If you have the financial firepower to go out and buy the best, there’s no need to risk playing players who are yet to already be at the stage where they can be called “the best”. Courtois might be an exception. He might be recalled and go on to be the next Petr Cech and keep goal for the club for many years, after all you’d be hard pressed to find a better alternative choice anywhere in the world. However, will players like Lukaku and Zouma (and Josh McEachran, Patrick Bamford, Nathaniel Chalobah, etc) ever be able to, or even given the chance to, make the grade at Chelsea? Don’t bet on it given the fact that it’s hardly a secret they’re after Diego Costa. If Costa joins, Lukaku will probably find himself out on loan again.

Another reason why Chelsea follow this questionable policy of signing players only then to loan them out again is because, in order to catch up with the other European giants, they’re effectively trying to play football “monopoly”.  By signing these young “wonderkids” and therefore tying them down to long-term contracts, they’re preventing other top European clubs from gaining their signatures. Chelsea may or may not be genuinely interested in the player or genuinely believe they have a first team future at Stamford Bridge. By then loaning these players out, they can see how far they develop. If they develop like Courtois and Lukaku, Chelsea can then decide to either keep them or possibly sell them on for a very high fee. Or if they don’t develop as much as expected, they can keep loaning him out or allow him to leave.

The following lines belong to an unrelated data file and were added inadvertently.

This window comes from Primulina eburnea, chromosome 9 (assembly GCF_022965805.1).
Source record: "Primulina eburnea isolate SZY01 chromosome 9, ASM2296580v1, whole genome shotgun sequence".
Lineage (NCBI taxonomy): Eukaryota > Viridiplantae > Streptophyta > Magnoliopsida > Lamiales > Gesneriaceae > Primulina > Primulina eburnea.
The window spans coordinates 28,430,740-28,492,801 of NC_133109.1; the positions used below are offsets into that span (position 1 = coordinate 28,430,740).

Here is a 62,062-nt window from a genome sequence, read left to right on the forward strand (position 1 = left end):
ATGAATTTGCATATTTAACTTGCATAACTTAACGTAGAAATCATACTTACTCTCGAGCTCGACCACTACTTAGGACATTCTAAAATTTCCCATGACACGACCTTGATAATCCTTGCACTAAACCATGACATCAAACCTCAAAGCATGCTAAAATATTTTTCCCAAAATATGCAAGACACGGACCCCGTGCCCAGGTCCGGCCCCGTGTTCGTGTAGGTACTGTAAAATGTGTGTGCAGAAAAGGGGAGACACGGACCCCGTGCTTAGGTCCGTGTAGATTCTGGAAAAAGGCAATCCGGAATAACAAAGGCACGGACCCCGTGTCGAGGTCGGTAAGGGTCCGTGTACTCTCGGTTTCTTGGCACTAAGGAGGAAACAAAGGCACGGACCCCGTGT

This method can be considered as being very clever but when one of their own players – who has been recruited and been immediately cast aside – comes back to haunt them, it’s hard to have sympathy for them. Courtois, having been owned by Chelsea for three years, having never played for Chelsea, ironically ended up on the winning side against Chelsea and deservedly so. Lukaku’s goals this season may also have been the missing element from their title challenge, if indeed they do miss out which Mourinho seems adamant that will be the case. Suddenly, this loan system isn’t looking quite so “clever” any more.

Photo: https://www.flickr.com/photos/neajjean/

About Nathan Hill

20 year old Journalism student at the University of Lincoln and Norwich City season ticket holder. I eat, sleep and breathe football and will never shy away from giving my opinions on anything regarding the beautiful game!

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  1. I think Courtouis was great especially in such a difficult game for him personally, but I feel mourinho was trying to cover the fact his side were really poor against Atletico.

  2. I think he shouldn’t have been allowed to play by UEFA really, but then again its Chelsea’s own fault for not adding in a clause to the deal to prevent the club from facing them in Europe – surely someone would have thought of this in the club?

  3. Maybe they just didn’t expect Atletico to go so far in the competition (and La Liga…) who did!